Crustal Geophysics and Geochemistry Science Center

Integrated Methods Development Project
Methods Research for the Future

The Integrated Methods Development Project (IMDP) is an interdisciplinary project to develop tools and conduct research requiring integration of geologic, geophysical, geochemical, and remote-sensing expertise. The goals of the project are to:

  • Anticipate new technologies and research directions that will be needed in the future,
  • Maintain and expand existing laboratories, equipment, and capabilities,
  • Develop and evaluate new methods and applications,
  • Conduct innovative fundamental and applied research.

The project consists of tasks and subtasks funded by the Mineral Resources Program and the Toxic Substances Hydrology Program. The Integrated Methods Development Project supports the development and maintenance of new and existing techniques, methods, and applications. New or improved research tools developed within this project will be incorporated into topical projects. Download project overview information handout.

Major Research Areas

Integrated Research Studies

Integrated Research Studies Task Overview.

Geophysical Research

Evaluates and improves existing geophysical methods, software, and instrumentation used by USGS projects. Anticipates and develops new geophysical techniques and software applications that the USGS will need in the future. Maintains existing geophysical instrumentation and develops new instrumentation and techniques that will lead to improved data resolution or provide new information about geological, hydrological, or cultural sources of geophysical anomalies. Geophysical Research Task Overview.

Applied Geochemistry Research

Includes a wide variety of applied geochemistry studies that have broad applications and frequently are conducted in collaboration with other USGS projects. These process-oriented research studies span scales (microscopic to regional) and environments (earth materials to human health) relevant to mineral and energy resources, water quality, climate change, ecosystem health, and human health. These studies frequently require specialized equipment and facilities, and numerous small laboratories support this work. Applied Geochemistry Research Task Overview.

Imaging Spectroscopy Research

Manages and enhances the USGS Spectral Library, which forms the knowledge base for all imaging spectroscopy studies where materials identification and mineral mapping is a goal; the Library is a critical asset used by multiple projects under the Mineral Resources Program, the USGS response in Afghanistan, and USGS rapid responses (e.g., Deepwater Horizon oil spill, and others). Maintains the spectroscopy laboratory and spectrometers, which are critical to all remote sensing studies conducted by the CGGSC in Denver. Imaging Spectroscopy Research Task Overview.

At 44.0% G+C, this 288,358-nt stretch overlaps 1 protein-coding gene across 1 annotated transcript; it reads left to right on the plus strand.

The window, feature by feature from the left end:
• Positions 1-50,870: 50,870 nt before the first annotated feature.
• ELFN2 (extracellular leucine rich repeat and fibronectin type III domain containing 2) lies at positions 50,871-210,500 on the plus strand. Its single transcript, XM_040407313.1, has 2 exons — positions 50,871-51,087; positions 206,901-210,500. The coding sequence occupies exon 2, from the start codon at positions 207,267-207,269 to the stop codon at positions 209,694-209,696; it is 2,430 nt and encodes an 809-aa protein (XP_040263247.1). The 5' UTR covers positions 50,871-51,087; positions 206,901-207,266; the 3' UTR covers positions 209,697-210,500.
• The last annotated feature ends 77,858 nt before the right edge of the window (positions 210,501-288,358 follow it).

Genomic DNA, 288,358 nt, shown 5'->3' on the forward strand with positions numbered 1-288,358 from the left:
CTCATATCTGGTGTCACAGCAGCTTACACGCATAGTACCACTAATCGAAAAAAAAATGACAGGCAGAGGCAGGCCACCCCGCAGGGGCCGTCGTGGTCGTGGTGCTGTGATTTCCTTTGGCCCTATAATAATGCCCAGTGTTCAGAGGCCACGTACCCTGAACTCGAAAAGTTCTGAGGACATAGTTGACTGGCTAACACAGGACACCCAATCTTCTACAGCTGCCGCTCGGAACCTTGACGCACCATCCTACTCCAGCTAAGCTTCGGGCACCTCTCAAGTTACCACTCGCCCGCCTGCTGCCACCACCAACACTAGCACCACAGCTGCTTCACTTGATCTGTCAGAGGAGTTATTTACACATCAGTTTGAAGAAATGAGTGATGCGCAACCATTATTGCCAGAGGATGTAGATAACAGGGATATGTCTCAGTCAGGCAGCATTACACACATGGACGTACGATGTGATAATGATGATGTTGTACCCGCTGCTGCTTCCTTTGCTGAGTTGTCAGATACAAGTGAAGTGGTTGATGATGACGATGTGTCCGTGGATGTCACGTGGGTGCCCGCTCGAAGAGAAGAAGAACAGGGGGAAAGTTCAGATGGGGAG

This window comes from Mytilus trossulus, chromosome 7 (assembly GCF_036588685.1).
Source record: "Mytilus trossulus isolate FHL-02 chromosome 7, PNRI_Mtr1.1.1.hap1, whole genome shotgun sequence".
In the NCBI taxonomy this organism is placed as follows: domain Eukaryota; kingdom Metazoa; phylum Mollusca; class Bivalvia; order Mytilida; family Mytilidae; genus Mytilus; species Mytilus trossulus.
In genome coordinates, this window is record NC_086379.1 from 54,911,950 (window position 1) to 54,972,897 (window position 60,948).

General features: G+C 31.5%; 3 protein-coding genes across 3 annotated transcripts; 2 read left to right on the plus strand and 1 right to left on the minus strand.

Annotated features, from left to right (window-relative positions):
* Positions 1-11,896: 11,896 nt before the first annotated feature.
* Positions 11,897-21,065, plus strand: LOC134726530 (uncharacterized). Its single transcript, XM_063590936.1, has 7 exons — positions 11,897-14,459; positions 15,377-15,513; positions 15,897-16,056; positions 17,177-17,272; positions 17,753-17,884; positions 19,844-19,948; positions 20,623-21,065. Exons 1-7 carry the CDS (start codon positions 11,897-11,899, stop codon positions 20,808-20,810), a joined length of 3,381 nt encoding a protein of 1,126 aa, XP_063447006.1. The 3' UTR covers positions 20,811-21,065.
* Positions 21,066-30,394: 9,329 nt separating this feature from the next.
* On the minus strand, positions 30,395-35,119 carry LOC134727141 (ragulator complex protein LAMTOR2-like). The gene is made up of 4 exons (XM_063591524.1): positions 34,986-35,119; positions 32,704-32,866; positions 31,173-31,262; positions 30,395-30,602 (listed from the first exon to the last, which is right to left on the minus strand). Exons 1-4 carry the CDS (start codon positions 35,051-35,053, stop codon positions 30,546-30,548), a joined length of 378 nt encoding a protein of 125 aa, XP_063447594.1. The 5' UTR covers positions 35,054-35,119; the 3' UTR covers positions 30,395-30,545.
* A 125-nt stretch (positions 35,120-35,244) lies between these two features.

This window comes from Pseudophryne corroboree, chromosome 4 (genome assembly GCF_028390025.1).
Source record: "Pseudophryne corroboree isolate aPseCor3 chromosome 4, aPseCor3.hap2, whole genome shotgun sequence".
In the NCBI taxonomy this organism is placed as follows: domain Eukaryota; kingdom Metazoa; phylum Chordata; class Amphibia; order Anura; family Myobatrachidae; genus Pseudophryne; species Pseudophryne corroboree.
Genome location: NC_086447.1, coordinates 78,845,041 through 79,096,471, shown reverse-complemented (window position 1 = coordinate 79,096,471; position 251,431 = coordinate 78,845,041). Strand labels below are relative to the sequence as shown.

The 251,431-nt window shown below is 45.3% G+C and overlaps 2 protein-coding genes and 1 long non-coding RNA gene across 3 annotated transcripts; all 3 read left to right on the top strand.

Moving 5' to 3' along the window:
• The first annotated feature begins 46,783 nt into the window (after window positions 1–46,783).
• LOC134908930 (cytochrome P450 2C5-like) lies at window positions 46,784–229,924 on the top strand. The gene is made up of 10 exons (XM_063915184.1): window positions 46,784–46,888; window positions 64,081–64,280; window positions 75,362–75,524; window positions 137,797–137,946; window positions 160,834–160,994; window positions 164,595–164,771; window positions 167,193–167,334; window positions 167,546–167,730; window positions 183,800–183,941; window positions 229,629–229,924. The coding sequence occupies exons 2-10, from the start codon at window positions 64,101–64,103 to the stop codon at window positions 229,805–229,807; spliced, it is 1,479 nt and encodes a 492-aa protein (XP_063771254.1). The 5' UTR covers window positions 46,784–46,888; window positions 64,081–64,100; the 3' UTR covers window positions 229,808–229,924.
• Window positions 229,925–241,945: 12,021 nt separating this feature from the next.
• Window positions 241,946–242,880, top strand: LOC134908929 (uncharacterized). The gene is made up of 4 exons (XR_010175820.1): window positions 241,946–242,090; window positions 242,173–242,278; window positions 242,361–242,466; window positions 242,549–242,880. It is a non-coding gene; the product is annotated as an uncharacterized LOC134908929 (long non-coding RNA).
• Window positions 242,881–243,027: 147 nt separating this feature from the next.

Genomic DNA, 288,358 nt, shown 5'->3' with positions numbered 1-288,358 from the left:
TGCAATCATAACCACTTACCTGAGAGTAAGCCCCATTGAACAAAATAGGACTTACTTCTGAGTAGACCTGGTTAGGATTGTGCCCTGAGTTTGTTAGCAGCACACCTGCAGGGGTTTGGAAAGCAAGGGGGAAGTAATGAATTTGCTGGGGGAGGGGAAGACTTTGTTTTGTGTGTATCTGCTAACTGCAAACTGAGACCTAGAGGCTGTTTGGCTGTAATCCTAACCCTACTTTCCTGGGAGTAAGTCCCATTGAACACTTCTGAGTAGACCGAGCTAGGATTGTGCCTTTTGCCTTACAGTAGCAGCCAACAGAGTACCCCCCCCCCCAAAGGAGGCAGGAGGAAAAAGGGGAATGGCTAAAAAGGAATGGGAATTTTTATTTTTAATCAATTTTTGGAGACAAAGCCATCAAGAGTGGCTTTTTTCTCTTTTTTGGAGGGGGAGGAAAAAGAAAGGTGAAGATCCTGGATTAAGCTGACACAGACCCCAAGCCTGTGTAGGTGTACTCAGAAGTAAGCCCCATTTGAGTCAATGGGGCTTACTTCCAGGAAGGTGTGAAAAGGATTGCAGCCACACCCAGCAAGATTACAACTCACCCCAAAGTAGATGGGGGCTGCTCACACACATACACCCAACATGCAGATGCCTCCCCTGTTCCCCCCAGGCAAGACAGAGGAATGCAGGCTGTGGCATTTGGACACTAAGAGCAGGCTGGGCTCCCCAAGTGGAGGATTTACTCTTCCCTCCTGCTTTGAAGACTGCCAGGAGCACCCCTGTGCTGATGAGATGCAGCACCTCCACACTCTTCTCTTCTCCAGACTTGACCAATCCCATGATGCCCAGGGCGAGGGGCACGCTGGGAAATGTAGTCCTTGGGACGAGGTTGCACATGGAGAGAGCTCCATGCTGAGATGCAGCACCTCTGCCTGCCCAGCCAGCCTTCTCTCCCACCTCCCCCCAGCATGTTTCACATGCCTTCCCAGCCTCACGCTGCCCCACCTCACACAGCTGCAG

Toxic Substances Hydrology Program Activities

The USGS Toxic Substances Hydrology Program provides objective scientific information on environmental contamination to improve characterization and management of contaminated sites, to protect human and environmental health, and to reduce potential future contamination problems. Some research topics on this project are funded through this program. Toxics Activities Task Overview.

Core Capabilities

  • Span scales from microscopic to planetary
  • Broad applications across disciplines
  • Life-cycle studies of mineral resources
  • Specialized areas of expertise in applied geochemistry include mineralogy, hydrogeology, analytical chemistry, aqueous geochemistry, biogeochemistry, microbiology, aquatic toxicology, and public health
  • Specialized areas of expertise in geophysics include magnetics, gravity, radiometrics, electromagnetics, seismic, ground-penetrating radar, borehole radar, and imaging spectroscopy

Selected Research Topics

  • Spectral studies of the Deepwater Horizon oil spill
  • MiniSipper, a long-duration, automated water sampler
  • Tools to determine metal bioavailability and evaluate the health of the environment
  • Estimating bedrock thickness using constrained gravity inversion
  • Hydrogeological and geochemical processes in a mineralized alpine watershed
  • Bioaccessibility of potentially toxic metal(loid)s in earth materials
  • Trace and major element speciation by microorganisms
  • Mapping pollution, organics, and bacteria in water
  • Improving radar and acoustic imaging

Participating USGS Laboratory Facilities

Related Links

Contact Information

Kathleen Smith
Box 25046 MS 964D Denver Federal Center
Denver, CO 80225-0046
Phone: (303) 236-5788
Email Kathleen Smith

The use of firm, trade, and brand names is for identification purposes only and does not constitute endorsement by the U.S. government.

Mineral Resources Program
Eastern Central GMEG Alaska Minerals Information Crustal Geophysics and Geochemistry Spatial Data